New guidelines for preventing dementia focus on keeping the whole body healthy as a way to prevent mental decline. Fifty million people worldwide have dementia, and Alzheimer's disease is the most common type. Dementia is currently incurable, but studies show a variety of things can affect the odds...
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Attorney Gene Locks, who represents many former NFL players, walks from the federal courthouse in Philadelphia after a hearing, Tuesday, May 7, 2019. The NFL concussion fund has paid out $485 million since 2017, but some players lawyers, including Locks, told a federal judge in Philadelphia on Tuesday that there aren't enough doctors in the fund's network to diagnose dementia cases. They oppose a rule to require that players be evaluated by doctors within 150 miles of home to prevent "doctor shopping." (AP Photo/Matt Rourke)
May 07, 2019 - 3:26 pm
PHILADELPHIA (AP) — The NFL concussion fund has paid out nearly $500 million in its first two years, but some players' lawyers say there aren't enough doctors in the approved network to evaluate dementia claims. They went to court Tuesday to oppose a rule to require retired players to be tested by...
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Tom Seaver
Tyson Trish / NorthJersey.com file
March 08, 2019 - 3:26 pm
The news that baseball Hall of Famer Tom Seaver has been diagnosed with dementia spotlights a big issue: as our baby boomer population ages, who will take care of the increasing number of people with Alzheimer's and other memory impairment conditions?
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FILE - In this July 9, 1969, file photo, New York Mets right-handed pitcher Tom Seaver makes a second-inning delivery against the Chicago Cubs at New York's Shea Stadium where he hurled a one-hitter in a 4-0 victory. Seaver has been diagnosed with dementia and has retired from public life. The family of the 74-year-old made the announcement Thursday, March 7, 2019, through the Hall and said Seaver will continue to work in the vineyard at his home in California. (AP Photo/File)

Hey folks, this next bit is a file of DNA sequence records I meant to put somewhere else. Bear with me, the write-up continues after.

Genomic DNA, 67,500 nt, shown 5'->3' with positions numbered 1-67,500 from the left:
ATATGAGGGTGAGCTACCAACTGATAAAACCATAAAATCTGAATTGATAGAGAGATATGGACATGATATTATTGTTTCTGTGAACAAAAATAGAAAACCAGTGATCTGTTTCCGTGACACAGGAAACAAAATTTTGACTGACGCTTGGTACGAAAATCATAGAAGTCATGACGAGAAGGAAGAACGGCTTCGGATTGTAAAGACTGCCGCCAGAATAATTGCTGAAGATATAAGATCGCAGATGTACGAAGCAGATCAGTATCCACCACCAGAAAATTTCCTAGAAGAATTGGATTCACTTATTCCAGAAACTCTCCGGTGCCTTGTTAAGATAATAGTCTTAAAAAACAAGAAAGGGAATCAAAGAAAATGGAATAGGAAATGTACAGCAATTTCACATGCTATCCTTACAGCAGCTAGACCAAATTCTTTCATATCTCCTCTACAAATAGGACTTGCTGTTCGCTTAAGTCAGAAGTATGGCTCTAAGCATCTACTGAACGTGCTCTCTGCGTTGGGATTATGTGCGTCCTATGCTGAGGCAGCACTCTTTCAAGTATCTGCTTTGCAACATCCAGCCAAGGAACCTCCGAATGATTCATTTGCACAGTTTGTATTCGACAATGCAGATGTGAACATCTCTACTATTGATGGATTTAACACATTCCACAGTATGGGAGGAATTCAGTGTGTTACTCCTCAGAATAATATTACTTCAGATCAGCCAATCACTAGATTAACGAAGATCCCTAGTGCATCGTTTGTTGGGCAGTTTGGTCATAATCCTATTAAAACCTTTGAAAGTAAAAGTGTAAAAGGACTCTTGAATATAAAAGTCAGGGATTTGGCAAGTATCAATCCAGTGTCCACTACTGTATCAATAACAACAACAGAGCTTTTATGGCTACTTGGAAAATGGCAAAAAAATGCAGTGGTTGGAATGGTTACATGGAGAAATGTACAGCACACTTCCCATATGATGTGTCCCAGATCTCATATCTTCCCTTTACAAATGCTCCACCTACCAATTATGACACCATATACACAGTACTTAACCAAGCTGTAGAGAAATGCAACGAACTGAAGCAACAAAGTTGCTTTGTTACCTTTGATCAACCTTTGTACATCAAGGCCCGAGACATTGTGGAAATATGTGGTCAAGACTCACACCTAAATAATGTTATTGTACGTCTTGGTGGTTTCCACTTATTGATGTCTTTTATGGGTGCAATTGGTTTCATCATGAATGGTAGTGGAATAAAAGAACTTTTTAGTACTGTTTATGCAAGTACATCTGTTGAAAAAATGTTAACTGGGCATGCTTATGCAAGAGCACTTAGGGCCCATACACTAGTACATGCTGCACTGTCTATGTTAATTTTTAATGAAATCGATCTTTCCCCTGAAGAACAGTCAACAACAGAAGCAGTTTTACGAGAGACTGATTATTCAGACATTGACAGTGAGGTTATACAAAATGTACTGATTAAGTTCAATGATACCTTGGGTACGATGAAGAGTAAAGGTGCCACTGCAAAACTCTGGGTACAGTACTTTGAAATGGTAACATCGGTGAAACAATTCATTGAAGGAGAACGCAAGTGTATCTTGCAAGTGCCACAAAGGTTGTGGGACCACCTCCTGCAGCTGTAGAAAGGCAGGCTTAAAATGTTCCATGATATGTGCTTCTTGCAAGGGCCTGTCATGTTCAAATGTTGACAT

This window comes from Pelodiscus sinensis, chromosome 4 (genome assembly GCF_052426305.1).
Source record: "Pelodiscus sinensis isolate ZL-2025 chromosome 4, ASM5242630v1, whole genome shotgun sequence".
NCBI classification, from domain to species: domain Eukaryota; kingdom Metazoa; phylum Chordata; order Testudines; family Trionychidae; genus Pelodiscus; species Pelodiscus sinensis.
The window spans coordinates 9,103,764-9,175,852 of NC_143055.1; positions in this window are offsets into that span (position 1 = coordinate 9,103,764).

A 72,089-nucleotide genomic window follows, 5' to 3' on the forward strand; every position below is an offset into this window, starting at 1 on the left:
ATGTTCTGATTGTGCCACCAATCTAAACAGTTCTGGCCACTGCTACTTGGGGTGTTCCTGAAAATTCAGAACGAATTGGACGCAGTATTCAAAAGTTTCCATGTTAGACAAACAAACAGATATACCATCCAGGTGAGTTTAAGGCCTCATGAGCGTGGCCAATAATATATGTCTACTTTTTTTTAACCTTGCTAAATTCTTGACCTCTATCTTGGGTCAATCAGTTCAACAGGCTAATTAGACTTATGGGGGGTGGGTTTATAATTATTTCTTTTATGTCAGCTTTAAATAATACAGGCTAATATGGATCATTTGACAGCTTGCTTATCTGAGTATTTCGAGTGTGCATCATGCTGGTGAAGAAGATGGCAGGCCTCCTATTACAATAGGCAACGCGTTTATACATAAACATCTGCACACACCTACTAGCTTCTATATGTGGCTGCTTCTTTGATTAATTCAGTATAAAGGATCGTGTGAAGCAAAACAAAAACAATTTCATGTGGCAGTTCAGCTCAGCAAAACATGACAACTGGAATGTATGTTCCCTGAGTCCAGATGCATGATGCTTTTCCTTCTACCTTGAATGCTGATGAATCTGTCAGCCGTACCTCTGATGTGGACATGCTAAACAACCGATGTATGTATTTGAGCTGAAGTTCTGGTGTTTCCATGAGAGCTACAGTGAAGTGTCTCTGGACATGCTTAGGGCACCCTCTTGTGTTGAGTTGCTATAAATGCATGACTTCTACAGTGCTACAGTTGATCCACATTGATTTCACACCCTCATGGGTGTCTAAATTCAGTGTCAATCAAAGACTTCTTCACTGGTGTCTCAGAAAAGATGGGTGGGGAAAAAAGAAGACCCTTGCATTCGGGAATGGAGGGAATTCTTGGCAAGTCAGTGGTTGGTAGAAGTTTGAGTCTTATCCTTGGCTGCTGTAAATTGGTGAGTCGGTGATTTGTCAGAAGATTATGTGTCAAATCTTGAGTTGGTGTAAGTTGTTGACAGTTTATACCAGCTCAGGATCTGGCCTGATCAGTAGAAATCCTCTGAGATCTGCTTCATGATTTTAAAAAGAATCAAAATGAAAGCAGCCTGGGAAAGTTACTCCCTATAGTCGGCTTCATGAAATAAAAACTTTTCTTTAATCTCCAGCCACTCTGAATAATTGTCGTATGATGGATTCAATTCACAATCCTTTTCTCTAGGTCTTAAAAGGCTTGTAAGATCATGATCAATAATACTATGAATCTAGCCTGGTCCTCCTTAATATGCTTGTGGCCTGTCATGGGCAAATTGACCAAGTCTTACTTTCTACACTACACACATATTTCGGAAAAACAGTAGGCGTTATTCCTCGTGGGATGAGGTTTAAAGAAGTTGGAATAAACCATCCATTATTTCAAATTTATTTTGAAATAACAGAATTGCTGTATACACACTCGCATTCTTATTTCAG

March 07, 2019 - 8:26 pm
NEW YORK (AP) — Hall of Fame pitcher Tom Seaver, the star of the Miracle Mets 1969 World Series championship team, has been diagnosed with dementia at age 74. His family made the announcement Thursday through the Hall and said Seaver has retired from public life. He will continue to work at Seaver...
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Tom Seaver
Gregory J. Fisher-USA TODAY Sports
March 07, 2019 - 4:17 pm
Hall of Fame pitcher Tom Seaver has been diagnosed with dementia and has retired from public life.
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FILE - In a May 19, 2015 file photo, R. Scott Turner, Professor of Neurology and Director of the Memory Disorder Center at Georgetown University Hospital, points to PET scan results that are part of a study on Allheimer's disease at Georgetown University Hospital, in Washington. An Alzheimer’s Association survey being released Tuesday, March 5, 2019 found about half of seniors say they’ve ever discussed thinking or memory with a health provider, and less than a third report ever getting formally assessed for cognitive problems. (AP Photo/Evan Vucci, File)
March 05, 2019 - 12:05 am
WASHINGTON (AP) — Few seniors get their thinking and memory abilities regularly tested during check-ups, according to a new report from the Alzheimer's Association that raises questions about how best to find out if a problem is brewing. Medicare pays for an annual "wellness visit" that is supposed...